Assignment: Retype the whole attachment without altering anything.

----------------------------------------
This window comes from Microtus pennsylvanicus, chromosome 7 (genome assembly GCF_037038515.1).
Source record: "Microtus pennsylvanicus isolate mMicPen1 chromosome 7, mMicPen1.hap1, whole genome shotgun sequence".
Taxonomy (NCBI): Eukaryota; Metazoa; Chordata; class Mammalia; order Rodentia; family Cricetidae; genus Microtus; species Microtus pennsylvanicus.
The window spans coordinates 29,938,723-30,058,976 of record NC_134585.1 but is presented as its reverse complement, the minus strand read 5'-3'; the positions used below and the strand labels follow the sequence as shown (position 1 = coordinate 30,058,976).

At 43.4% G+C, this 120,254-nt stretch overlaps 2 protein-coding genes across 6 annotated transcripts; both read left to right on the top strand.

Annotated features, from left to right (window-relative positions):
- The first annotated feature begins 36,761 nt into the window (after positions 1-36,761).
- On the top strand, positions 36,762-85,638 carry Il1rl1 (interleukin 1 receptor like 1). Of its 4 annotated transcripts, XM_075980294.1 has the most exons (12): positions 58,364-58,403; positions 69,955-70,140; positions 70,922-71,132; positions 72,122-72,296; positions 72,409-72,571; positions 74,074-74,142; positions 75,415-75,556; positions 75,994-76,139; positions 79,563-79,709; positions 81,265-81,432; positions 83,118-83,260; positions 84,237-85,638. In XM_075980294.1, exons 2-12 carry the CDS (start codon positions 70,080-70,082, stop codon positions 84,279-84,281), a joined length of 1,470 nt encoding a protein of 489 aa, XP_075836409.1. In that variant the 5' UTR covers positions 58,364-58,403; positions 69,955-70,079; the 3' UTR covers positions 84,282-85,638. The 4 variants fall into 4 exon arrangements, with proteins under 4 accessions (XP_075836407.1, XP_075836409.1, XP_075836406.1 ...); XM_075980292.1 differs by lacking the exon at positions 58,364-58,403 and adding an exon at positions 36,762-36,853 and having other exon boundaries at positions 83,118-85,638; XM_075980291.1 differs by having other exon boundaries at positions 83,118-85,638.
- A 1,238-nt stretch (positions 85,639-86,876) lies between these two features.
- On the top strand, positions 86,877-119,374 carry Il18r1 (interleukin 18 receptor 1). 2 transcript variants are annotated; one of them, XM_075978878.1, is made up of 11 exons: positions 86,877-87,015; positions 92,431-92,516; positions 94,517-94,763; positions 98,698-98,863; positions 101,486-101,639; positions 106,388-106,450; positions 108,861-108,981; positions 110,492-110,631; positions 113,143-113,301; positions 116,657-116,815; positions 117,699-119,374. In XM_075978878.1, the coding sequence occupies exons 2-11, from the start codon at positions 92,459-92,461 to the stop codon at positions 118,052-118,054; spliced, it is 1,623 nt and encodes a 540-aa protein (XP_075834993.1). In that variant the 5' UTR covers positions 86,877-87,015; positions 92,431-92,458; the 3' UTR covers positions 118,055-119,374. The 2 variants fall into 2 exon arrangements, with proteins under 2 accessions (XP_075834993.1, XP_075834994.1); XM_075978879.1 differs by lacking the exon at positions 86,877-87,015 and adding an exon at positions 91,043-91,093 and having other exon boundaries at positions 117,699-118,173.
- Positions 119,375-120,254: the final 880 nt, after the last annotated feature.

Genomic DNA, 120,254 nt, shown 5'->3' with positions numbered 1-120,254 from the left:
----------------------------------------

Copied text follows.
This window comes from Microtus pennsylvanicus, chromosome 7 (genome assembly GCF_037038515.1).
Source record: "Microtus pennsylvanicus isolate mMicPen1 chromosome 7, mMicPen1.hap1, whole genome shotgun sequence".
Taxonomy (NCBI): Eukaryota; Metazoa; Chordata; class Mammalia; order Rodentia; family Cricetidae; genus Microtus; species Microtus pennsylvanicus.
The window spans coordinates 29,938,723-30,058,976 of record NC_134585.1 but is presented as its reverse complement, the minus strand read 5'-3'; the positions used below and the strand labels follow the sequence as shown (position 1 = coordinate 30,058,976).

At 43.4% G+C, this 120,254-nt stretch overlaps 2 protein-coding genes across 6 annotated transcripts; both read left to right on the top strand.

Annotated features, from left to right (window-relative positions):
- The first annotated feature begins 36,761 nt into the window (after positions 1-36,761).
- On the top strand, positions 36,762-85,638 carry Il1rl1 (interleukin 1 receptor like 1). Of its 4 annotated transcripts, XM_075980294.1 has the most exons (12): positions 58,364-58,403; positions 69,955-70,140; positions 70,922-71,132; positions 72,122-72,296; positions 72,409-72,571; positions 74,074-74,142; positions 75,415-75,556; positions 75,994-76,139; positions 79,563-79,709; positions 81,265-81,432; positions 83,118-83,260; positions 84,237-85,638. In XM_075980294.1, exons 2-12 carry the CDS (start codon positions 70,080-70,082, stop codon positions 84,279-84,281), a joined length of 1,470 nt encoding a protein of 489 aa, XP_075836409.1. In that variant the 5' UTR covers positions 58,364-58,403; positions 69,955-70,079; the 3' UTR covers positions 84,282-85,638. The 4 variants fall into 4 exon arrangements, with proteins under 4 accessions (XP_075836407.1, XP_075836409.1, XP_075836406.1 ...); XM_075980292.1 differs by lacking the exon at positions 58,364-58,403 and adding an exon at positions 36,762-36,853 and having other exon boundaries at positions 83,118-85,638; XM_075980291.1 differs by having other exon boundaries at positions 83,118-85,638.
- A 1,238-nt stretch (positions 85,639-86,876) lies between these two features.
- On the top strand, positions 86,877-119,374 carry Il18r1 (interleukin 18 receptor 1). 2 transcript variants are annotated; one of them, XM_075978878.1, is made up of 11 exons: positions 86,877-87,015; positions 92,431-92,516; positions 94,517-94,763; positions 98,698-98,863; positions 101,486-101,639; positions 106,388-106,450; positions 108,861-108,981; positions 110,492-110,631; positions 113,143-113,301; positions 116,657-116,815; positions 117,699-119,374. In XM_075978878.1, the coding sequence occupies exons 2-11, from the start codon at positions 92,459-92,461 to the stop codon at positions 118,052-118,054; spliced, it is 1,623 nt and encodes a 540-aa protein (XP_075834993.1). In that variant the 5' UTR covers positions 86,877-87,015; positions 92,431-92,458; the 3' UTR covers positions 118,055-119,374. The 2 variants fall into 2 exon arrangements, with proteins under 2 accessions (XP_075834993.1, XP_075834994.1); XM_075978879.1 differs by lacking the exon at positions 86,877-87,015 and adding an exon at positions 91,043-91,093 and having other exon boundaries at positions 117,699-118,173.
- Positions 119,375-120,254: the final 880 nt, after the last annotated feature.

Genomic DNA, 120,254 nt, shown 5'->3' with positions numbered 1-120,254 from the left: